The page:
The song is sexual in nature, but whereas most of this type are all about verbal foreplay, hinting at, alluding to and smirking about the particulars to get a rise out of the listener, Waterford seems intent on just satisfying himself. No sly winks and nods here, instead the clothes get torn off in a mad rush – her protests as she covers up her privates as he leeringly makes his move for her are certainly not about to dissuade him and by the sound of it she may be just putting up a respectable show of not wanting it anyway and is probably not going to resist for long – and so it’s a sure bet that the bed springs are in for a workout and the walls will be rattling soon. If the windows are open the neighbors won’t need to turn on the radio or television for their entertainment tonight, but by the sounds of it Waterford couldn’t care less – “Your jellyroll is all I crave”! – he cries.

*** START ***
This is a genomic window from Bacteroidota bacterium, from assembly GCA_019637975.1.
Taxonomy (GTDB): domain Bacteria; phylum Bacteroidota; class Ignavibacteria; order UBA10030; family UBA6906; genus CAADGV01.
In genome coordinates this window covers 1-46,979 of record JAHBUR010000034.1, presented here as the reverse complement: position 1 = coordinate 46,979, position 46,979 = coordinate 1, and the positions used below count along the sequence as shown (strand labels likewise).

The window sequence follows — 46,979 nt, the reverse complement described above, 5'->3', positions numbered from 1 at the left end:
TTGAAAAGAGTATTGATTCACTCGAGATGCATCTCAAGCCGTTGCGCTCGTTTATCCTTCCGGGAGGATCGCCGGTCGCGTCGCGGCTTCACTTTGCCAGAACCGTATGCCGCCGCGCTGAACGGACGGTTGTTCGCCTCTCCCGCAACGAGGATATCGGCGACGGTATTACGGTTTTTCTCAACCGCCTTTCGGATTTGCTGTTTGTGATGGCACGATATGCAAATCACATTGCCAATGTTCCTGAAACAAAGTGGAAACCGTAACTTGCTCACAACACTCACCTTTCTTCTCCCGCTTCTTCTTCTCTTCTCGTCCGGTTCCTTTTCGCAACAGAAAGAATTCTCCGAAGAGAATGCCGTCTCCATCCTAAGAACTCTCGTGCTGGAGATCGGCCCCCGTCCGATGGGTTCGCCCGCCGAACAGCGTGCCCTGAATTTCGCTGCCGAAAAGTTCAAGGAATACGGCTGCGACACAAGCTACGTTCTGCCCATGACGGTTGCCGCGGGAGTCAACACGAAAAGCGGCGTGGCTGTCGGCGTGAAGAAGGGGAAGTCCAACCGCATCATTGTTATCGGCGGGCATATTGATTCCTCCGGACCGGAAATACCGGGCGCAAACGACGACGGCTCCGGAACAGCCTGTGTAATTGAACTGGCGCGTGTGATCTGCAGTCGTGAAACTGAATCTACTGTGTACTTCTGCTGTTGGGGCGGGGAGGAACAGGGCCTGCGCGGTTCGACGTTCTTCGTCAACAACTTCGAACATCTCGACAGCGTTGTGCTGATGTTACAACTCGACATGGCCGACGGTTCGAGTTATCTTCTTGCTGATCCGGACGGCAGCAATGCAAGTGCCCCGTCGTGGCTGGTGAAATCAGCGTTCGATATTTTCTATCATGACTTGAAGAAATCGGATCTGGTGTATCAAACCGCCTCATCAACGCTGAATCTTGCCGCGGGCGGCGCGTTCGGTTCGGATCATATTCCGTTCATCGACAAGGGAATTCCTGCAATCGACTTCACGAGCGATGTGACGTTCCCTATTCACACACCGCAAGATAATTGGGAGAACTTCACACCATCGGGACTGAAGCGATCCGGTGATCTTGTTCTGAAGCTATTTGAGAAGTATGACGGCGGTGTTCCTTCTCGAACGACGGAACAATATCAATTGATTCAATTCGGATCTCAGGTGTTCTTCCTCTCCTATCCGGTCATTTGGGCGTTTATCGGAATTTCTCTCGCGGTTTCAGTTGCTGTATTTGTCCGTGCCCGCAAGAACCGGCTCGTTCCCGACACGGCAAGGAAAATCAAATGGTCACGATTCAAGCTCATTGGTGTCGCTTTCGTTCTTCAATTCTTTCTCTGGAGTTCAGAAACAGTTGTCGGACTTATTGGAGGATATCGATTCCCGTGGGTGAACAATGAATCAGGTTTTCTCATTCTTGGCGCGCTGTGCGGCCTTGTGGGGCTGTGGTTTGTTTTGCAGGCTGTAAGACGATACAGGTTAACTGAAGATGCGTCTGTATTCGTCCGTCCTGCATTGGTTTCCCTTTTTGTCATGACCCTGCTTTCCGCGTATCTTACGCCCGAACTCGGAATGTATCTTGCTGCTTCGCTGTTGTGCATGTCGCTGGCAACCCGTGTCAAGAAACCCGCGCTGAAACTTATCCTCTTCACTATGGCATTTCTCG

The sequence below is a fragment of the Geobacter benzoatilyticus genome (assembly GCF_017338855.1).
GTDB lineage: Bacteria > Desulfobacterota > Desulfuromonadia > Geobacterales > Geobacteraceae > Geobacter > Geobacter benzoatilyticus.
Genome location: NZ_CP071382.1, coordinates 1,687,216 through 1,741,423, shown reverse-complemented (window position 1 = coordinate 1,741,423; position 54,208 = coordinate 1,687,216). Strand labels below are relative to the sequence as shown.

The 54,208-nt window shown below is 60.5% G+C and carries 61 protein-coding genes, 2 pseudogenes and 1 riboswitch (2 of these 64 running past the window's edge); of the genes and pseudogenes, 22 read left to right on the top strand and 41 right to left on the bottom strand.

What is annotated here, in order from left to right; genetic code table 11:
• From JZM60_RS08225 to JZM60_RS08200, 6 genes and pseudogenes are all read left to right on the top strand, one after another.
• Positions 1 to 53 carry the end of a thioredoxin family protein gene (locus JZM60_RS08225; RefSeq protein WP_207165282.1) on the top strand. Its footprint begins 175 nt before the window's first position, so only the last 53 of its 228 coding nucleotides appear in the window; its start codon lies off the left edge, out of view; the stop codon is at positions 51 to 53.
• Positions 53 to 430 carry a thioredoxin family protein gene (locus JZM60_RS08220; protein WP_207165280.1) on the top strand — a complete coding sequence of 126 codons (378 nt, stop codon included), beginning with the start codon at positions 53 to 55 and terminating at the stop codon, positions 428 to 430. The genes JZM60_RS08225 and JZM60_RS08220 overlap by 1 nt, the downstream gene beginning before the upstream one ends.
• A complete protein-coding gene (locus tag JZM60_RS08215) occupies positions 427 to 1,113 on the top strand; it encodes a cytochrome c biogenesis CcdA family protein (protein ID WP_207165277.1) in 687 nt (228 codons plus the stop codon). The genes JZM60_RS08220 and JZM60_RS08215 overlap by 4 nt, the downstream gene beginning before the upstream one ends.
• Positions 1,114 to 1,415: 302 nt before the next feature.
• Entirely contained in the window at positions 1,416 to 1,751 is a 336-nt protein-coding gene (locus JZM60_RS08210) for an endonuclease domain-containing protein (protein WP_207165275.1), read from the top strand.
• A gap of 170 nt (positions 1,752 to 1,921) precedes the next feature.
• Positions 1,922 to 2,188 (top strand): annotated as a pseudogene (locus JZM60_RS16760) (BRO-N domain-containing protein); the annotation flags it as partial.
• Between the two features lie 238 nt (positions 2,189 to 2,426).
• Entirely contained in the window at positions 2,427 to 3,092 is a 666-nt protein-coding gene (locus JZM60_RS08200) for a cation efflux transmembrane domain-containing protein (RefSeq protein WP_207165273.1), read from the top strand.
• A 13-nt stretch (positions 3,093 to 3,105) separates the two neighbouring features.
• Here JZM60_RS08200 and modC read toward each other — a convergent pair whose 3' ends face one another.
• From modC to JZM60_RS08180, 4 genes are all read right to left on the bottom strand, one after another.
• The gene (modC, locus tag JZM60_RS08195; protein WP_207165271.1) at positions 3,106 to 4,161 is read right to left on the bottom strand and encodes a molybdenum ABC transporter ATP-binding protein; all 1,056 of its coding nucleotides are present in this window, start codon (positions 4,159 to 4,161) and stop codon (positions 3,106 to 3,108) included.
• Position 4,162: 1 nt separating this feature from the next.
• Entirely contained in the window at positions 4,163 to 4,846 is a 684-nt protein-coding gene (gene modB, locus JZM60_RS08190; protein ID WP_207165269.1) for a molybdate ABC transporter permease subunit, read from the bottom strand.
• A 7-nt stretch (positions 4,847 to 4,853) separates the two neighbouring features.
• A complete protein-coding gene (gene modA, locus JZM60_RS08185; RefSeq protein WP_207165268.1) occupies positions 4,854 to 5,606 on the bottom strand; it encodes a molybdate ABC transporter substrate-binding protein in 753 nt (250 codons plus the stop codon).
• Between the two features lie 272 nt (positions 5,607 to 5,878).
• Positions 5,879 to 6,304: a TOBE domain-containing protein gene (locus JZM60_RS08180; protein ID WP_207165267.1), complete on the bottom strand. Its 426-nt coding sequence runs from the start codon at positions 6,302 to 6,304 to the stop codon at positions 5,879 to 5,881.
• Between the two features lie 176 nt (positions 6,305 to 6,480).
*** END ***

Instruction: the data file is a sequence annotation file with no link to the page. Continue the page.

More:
If there’s a weakness to be found it’s that Waterford’s voice is a little reedy for the material, at least compared to the dominant image of the performers these types of songs usually feature. Unlike most of the carnal hellcats in rock through the years, led by Wynonie Harris, the Crown Prince strains at times, his voice unable to resonate well enough to convey the swaggering lothario façade that is all but mandatory for that line of work. As a result he comes off more horny than virile, but his full-throttle approach is so contagious that you may not notice, or mind.